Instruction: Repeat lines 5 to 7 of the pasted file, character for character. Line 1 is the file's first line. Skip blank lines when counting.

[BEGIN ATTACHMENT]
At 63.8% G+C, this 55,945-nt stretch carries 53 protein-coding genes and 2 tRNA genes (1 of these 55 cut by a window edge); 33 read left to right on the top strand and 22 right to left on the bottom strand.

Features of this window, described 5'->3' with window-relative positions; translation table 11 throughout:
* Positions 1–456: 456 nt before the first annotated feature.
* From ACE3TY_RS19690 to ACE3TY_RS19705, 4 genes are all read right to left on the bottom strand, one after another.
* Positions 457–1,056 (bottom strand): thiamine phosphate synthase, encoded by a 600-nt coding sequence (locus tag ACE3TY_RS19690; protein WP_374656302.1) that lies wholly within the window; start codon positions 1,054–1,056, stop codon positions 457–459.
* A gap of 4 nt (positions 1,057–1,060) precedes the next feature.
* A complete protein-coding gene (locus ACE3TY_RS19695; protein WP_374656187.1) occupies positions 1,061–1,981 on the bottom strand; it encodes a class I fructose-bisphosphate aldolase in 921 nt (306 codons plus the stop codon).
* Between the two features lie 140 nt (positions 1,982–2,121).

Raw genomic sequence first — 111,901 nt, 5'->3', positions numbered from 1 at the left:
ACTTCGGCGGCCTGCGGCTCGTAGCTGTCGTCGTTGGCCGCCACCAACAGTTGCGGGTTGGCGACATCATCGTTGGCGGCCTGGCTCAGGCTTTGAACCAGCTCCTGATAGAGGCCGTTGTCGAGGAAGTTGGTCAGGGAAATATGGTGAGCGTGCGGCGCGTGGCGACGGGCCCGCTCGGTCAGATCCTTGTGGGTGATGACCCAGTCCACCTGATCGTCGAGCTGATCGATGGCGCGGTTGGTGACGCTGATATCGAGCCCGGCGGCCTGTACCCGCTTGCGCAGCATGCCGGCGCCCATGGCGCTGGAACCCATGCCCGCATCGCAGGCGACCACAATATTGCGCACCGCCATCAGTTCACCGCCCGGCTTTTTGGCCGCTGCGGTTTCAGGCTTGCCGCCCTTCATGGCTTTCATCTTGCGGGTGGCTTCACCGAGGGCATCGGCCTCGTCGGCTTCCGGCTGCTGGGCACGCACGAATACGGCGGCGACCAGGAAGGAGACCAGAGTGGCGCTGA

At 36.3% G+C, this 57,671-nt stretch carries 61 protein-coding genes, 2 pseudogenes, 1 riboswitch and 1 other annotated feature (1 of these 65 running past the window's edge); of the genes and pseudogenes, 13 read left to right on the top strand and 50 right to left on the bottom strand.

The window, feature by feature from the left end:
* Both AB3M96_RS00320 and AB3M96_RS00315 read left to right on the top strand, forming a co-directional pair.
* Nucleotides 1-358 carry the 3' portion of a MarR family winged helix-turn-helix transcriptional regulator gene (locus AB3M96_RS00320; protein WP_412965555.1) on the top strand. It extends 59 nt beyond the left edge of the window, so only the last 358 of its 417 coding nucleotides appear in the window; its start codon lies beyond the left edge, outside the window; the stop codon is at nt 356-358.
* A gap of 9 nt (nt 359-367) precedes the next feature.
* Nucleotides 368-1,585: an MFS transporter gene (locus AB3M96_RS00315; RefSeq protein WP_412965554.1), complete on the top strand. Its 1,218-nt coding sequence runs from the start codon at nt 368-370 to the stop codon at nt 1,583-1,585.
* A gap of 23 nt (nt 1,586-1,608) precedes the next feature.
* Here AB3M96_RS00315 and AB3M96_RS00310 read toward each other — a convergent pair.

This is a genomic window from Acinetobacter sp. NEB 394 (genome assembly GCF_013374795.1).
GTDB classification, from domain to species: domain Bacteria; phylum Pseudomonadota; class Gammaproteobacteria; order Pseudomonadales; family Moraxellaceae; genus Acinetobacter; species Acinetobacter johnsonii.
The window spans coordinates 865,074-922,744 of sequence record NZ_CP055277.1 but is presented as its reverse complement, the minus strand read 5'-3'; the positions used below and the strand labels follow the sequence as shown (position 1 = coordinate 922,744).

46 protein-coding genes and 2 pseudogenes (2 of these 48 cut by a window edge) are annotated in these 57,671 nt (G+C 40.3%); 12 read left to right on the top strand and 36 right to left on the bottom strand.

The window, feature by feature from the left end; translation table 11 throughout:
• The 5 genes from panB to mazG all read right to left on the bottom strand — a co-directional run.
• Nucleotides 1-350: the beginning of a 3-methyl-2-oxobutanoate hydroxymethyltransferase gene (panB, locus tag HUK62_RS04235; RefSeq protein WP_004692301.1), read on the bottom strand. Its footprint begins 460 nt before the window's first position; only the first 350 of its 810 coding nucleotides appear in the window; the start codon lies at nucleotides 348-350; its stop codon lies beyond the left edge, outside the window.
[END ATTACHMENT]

* Positions 457–1,056 (bottom strand): thiamine phosphate synthase, encoded by a 600-nt coding sequence (locus tag ACE3TY_RS19690; protein WP_374656302.1) that lies wholly within the window; start codon positions 1,054–1,056, stop codon positions 457–459.
* A gap of 4 nt (positions 1,057–1,060) precedes the next feature.
* A complete protein-coding gene (locus ACE3TY_RS19695; protein WP_374656187.1) occupies positions 1,061–1,981 on the bottom strand; it encodes a class I fructose-bisphosphate aldolase in 921 nt (306 codons plus the stop codon).